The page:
Multiple Myeloma

The doctors at INTEGRIS are widely considered some of the best at treating cancer in Oklahoma. Our team brings decades of experience diagnosing and treating every type of cancer. We serve the entire state from our hospital locations in Oklahoma City, Yukon, Edmond, Enid, and Miami.

The INTEGRIS team is committed to providing the best care for its patients with multiple myeloma We believe this starts with education about the disease, its symptoms, and treatment.

Multiple myeloma is cancer of a certain type of white blood cells called “plasma cells.” A number of different types of plasma cells exist. Overall, these blood cells are responsible for making proteins called “antibodies,” important pieces of the disease-fighting immune system. Plasma cells are housed in the marrow of some skeletal bones. While multiple myeloma is not cancer of the bone, it has an effect on bone health and function because of their close connection.

When plasma cells begin overproducing, they take up the space needed for healthy bone marrow. Bone marrow produces all types of blood cells. When marrow health is compromised, it is unable to produce enough red blood cells, white blood cells, and platelets. This can lead to anemia, a weakened immune system, and easy bleeding and bruising.

Myeloma cells also damage hard bone tissue, causing bones to release their stores of calcium. Effects of too much calcium in the body system, a condition known as hypercalcemia, can include constipation, fatigue, weakness, and frequent thirst and urination.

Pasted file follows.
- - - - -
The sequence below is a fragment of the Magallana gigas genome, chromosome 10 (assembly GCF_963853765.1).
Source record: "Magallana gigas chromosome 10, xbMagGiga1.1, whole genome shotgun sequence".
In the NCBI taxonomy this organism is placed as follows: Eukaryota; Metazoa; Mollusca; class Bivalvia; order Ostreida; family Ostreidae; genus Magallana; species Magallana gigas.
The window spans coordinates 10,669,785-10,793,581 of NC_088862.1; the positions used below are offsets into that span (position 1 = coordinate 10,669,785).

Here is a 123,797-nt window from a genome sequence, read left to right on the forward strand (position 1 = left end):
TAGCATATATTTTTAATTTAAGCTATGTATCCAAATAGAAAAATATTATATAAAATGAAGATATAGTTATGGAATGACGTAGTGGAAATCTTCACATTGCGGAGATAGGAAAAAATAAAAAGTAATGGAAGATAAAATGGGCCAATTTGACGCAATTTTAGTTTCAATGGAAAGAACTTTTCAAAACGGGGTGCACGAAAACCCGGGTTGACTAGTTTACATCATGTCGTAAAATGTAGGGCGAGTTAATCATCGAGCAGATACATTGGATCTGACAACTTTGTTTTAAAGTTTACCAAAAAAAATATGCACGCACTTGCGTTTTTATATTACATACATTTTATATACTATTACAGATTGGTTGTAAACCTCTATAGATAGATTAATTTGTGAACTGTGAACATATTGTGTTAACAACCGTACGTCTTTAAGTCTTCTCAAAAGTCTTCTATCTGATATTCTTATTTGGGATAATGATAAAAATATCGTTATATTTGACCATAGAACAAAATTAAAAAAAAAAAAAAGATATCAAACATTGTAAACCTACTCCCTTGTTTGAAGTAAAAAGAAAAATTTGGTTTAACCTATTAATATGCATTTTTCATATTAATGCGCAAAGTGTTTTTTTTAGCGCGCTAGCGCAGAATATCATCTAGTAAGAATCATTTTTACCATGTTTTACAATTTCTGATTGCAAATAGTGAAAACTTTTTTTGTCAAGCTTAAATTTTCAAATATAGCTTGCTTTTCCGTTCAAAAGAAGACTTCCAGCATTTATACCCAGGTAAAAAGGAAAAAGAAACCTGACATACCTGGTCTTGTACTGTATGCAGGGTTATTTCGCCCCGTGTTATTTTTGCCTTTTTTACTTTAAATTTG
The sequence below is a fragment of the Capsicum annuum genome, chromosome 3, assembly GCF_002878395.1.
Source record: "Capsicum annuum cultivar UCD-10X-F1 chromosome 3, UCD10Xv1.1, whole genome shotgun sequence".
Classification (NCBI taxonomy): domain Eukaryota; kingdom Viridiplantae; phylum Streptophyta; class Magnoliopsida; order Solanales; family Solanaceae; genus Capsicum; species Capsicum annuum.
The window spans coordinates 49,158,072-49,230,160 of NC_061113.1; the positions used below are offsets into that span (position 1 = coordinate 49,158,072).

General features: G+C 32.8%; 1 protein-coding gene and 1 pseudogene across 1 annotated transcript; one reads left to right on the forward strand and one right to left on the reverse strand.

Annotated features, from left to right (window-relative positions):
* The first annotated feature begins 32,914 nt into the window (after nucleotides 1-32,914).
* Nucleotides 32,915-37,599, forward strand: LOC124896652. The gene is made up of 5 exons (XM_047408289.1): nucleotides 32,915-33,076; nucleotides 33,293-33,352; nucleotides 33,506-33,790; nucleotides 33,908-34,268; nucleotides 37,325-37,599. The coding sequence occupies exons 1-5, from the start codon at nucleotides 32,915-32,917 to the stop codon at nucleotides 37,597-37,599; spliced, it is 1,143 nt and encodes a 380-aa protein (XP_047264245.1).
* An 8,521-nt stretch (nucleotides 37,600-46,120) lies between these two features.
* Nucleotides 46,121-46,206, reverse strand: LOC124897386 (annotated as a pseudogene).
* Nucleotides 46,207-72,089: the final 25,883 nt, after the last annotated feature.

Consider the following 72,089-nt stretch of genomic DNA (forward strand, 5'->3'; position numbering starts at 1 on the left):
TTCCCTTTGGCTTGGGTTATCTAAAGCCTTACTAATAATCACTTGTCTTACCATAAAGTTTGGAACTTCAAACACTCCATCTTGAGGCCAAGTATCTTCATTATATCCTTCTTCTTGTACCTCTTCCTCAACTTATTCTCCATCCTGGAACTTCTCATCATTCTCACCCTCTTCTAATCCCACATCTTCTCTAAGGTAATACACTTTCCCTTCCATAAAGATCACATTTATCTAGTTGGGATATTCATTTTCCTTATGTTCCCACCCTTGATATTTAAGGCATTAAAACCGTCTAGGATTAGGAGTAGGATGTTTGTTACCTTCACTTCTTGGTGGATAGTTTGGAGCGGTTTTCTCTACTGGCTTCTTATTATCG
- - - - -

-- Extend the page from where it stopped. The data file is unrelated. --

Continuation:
Symptoms of multiple myeloma may include the symptoms of hypercalcemia listed above, as wells as:

  • Bone pain, especially in the ribs or back
  • Frequent fractures
  • Frequent infections
  • Weakness or numbness in the legs
  • Nausea and/or vomiting
  • Constipation
  • Problems with urination

As with any abnormal symptoms, those listed here could point to a variety of mild to severe health concerns, and only a doctor can accurately diagnose their cause. Any concerns about these symptoms should be discussed with a doctor.

Each person's treatment program is unique to him or her. Upon diagnosis, a plan is mapped out, taking into consideration the individual’s age, overall health and health history, how much the cancer has advanced, predicted course of the disease, tolerance for available procedures and medications, as well as the person’s preferences and opinions.

Treatment options for multiple myeloma include chemotherapy, radiation therapy, immunotherapy, targeted agents, and stem cell transplants of healthy bone marrow. Some cases of this type of cancer progress very slowly. In these instances, doctors may recommend waiting to see if the cancer becomes actively harmful before aggressive treatment is pursued, since treatment can sometimes be more harmful than the disease.

For more information on multiple myeloma visit our health library. If you have concerns about cancer please request a consultation with your primary care physician, or contact the INTEGRIS Cancer Institute in Oklahoma City.

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Oklahoma's largest hospital network
3300 N.W. Expressway
Oklahoma City, OK 73112 Phone: (405) 951-2277
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